This past June I organized Red Innova in Madrid (with an outstanding team including founders José María Figueres and Pablo Larguía, director Inés Temes and more), a tech conference that attracted more that 1,500 participants mainly from Spain, Portugal and Latin America and more than 400 startups applying for our startup competition (organized together with BBVA’s Innovation Center). The event had more than 50 international speakers and featured talks, workshops (with brands like Telefónica, Facebook, Google, PayPal, Oracle and more) and the aforementioned startup competition.
This video summarizes the vibes at the fantastic venue Teatro Circo Price (half circus, half theater):
It all started with Rupert Turnbull, publisher of Wired, thanking all the people involved and sharing some very interesting stats about the audience (countries, roles, type of companies), which is very important to makes us feel good for being part of it, priming the start of the event with a positive feeling. Followed David Rowan, editor of Wired, who also acted as master of ceremony and guided us into a parallel universe by stating “you’re not in England anymore, you’re at the wired event”.
Let’s make something clear from the start. Wired UK’s first conference was excellent, from production to speakers to catering, all was high quality. Keep that in mind while you read my review, which is intended for conference organizers, as I focus on several details that attendees usually don’t see or or care for. It’s always difficult to review an event made by people I admire (in this case both professionally and personally) because in the past someone felt offended (though we cleared things up and all is ok now).
The seventh edition of Frontiers of Interaction (web, twitter, Facebook) took place in Florence, Italy, on June 20-21.
I’ve been a regular to Frontiers since 2009 and during 2010 I was its the conference director (had to leave the job in December 2010 because I no longer had the time to run two full conferences in two countries and happening with just a week of time from each other).
This was the first time of the conference in Florence (after successful editions in Milan, Turin and Rome) and it was hosted at the Otel Variete which usually works as a nightclub. The setup benefited from a non traditional venue for this kind of event. The first day was dedicated to multi-track workshops and the second one was for the talks, both with an impressive lineup of speakers from all over the world (highlights: Luke Williams, Amber Case, Zdenek Kalal and Andrei Herasimchuk)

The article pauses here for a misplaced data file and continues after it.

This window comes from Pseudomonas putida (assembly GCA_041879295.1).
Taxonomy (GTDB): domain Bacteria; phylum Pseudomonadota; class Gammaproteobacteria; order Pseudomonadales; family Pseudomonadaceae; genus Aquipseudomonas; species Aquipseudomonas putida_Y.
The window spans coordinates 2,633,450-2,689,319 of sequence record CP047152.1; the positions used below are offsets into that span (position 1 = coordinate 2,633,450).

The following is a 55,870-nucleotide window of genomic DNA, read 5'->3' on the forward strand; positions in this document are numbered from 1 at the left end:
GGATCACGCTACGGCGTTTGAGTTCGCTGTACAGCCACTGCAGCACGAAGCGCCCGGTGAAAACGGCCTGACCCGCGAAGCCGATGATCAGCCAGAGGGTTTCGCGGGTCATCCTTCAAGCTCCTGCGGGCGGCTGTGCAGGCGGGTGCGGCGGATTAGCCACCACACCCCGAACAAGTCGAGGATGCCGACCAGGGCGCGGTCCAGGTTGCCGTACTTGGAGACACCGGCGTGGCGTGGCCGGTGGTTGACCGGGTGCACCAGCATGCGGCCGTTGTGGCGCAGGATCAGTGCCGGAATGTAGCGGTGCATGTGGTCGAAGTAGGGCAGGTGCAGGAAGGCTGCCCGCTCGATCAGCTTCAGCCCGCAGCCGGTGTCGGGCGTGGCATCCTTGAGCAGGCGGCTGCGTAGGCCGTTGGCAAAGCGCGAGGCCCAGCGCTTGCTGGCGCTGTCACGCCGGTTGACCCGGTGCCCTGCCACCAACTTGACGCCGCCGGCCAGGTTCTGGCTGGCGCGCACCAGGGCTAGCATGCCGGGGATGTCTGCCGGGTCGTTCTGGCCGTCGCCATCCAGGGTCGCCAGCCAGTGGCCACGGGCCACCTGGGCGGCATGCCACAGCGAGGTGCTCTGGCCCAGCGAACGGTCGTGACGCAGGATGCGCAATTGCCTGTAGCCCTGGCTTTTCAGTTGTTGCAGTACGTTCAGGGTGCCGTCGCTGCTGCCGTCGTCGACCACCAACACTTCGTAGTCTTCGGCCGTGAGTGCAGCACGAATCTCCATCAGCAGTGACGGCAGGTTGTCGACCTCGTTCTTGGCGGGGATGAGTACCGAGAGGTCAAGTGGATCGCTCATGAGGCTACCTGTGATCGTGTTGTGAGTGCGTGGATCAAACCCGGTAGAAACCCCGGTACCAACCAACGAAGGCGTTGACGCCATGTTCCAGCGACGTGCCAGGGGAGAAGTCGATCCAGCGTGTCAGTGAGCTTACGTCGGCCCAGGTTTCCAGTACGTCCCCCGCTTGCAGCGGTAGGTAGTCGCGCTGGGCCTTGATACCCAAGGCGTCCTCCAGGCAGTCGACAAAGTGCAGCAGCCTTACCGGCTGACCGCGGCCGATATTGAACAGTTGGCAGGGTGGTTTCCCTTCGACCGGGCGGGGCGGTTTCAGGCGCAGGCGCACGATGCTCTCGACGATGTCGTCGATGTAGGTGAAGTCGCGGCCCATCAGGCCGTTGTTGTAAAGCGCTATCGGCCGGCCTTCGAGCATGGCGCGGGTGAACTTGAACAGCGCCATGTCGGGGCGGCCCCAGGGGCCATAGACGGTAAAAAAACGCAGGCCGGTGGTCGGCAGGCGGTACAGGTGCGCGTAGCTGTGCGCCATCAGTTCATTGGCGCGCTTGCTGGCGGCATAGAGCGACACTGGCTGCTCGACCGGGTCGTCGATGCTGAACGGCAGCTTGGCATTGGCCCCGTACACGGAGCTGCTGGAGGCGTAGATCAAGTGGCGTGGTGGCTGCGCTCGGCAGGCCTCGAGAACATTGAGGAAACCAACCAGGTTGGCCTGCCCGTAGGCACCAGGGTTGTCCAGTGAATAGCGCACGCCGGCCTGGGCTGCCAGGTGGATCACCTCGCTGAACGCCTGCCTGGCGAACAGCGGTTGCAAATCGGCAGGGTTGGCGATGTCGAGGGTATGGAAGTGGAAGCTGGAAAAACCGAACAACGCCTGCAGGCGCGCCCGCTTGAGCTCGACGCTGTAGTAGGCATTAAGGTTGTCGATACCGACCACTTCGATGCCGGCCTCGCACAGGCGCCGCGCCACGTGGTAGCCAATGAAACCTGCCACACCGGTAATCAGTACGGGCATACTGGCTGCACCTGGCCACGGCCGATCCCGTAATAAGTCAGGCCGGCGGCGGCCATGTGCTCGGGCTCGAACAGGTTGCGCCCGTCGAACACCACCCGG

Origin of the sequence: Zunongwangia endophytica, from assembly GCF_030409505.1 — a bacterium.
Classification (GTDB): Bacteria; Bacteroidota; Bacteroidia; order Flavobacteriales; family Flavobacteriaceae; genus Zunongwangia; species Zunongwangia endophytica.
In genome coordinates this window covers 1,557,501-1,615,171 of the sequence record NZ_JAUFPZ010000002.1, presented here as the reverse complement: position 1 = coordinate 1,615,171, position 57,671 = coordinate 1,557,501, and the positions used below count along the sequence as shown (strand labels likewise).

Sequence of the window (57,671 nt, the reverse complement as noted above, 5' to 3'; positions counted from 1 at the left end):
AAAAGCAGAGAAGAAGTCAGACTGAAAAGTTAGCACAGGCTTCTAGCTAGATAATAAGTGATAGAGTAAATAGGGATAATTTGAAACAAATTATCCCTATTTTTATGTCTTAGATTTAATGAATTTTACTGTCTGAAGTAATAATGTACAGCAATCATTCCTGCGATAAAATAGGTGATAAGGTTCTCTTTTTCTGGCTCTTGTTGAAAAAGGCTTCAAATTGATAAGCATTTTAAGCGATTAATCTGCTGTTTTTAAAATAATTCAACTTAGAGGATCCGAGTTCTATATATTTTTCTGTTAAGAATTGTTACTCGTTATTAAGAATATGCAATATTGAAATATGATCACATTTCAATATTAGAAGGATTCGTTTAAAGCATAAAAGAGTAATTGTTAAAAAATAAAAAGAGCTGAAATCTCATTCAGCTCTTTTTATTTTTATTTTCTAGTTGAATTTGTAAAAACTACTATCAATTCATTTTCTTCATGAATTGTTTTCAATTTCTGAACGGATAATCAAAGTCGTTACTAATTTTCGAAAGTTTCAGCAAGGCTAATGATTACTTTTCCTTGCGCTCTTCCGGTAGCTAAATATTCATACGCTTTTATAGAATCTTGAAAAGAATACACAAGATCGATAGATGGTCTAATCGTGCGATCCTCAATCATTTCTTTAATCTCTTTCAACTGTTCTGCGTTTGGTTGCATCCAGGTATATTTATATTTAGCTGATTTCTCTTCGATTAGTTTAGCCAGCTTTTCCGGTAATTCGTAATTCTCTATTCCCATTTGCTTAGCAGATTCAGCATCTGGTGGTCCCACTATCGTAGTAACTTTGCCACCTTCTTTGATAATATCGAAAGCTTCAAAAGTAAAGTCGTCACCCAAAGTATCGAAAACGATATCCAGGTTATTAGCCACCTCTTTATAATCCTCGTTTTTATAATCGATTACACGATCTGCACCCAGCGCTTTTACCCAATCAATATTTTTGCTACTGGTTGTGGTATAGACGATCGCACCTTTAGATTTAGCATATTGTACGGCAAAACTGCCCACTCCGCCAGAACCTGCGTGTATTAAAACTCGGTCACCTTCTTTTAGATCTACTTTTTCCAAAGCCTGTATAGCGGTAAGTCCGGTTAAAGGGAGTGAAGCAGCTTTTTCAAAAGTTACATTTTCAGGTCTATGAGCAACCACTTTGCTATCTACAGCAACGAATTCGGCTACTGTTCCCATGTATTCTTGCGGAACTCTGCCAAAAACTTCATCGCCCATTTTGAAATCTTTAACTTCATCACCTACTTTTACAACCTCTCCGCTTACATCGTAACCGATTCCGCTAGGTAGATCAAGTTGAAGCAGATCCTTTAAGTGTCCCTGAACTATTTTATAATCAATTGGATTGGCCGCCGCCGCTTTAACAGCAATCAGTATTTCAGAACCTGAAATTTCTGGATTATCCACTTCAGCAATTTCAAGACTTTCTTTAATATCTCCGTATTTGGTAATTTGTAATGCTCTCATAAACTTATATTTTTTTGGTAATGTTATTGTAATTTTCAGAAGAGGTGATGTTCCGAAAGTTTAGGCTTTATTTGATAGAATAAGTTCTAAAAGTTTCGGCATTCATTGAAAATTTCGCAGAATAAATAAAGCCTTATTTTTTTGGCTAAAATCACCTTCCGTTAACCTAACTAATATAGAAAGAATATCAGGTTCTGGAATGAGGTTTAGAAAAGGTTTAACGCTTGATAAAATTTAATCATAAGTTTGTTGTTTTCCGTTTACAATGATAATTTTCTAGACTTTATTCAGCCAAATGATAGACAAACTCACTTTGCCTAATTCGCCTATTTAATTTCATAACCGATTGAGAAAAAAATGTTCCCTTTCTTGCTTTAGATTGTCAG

Follows a slideshow of photos I took during Frontiers.
For the last 4 years, TED Conferences have been setting the bar for other events around the world through the perfect mix and interaction of their offline (existing since 1984) and online (TED talks are available since 2006) initiatives. Behind all of it lies impeccable execution through perfect timing. A good example of this is the announcement of TED Global 2011 just one week before TED Global 2010 takes place. Very few event organizers are able to announce the date of their next event and the program theme with a year in advance.
From the email I received 2 days ago:
With only a week to go before 700 among you gather in Oxford for TEDGlobal 2010, we are very pleased to announce the theme and dates for next year’s Oxford conference, and to open registration.
TEDGlobal 2011 will take place 11-15 July under the theme “The Stuff of Life.”
What is life? And how can it be better lived? We invite you on a journey of tantalizing mystery and thrilling possibilities. From the secrets of the biological processes that take place in our body, to the cultural constructs that take place in our society, TEDGlobal 2011 will be a celebration of life in all its forms. During four days, with 50-plus speakers and performers from all over the world, in the inspiring atmosphere of Oxford, we will look at who we are, what we do, and how we relate to each other and to other living organisms. We will analyze the resources, technologies and skills that make life possible and keep it going — and the many things that make it interesting, enjoyable and worthwhile. We will explore themes that are basic to our humanity, and those that threaten it.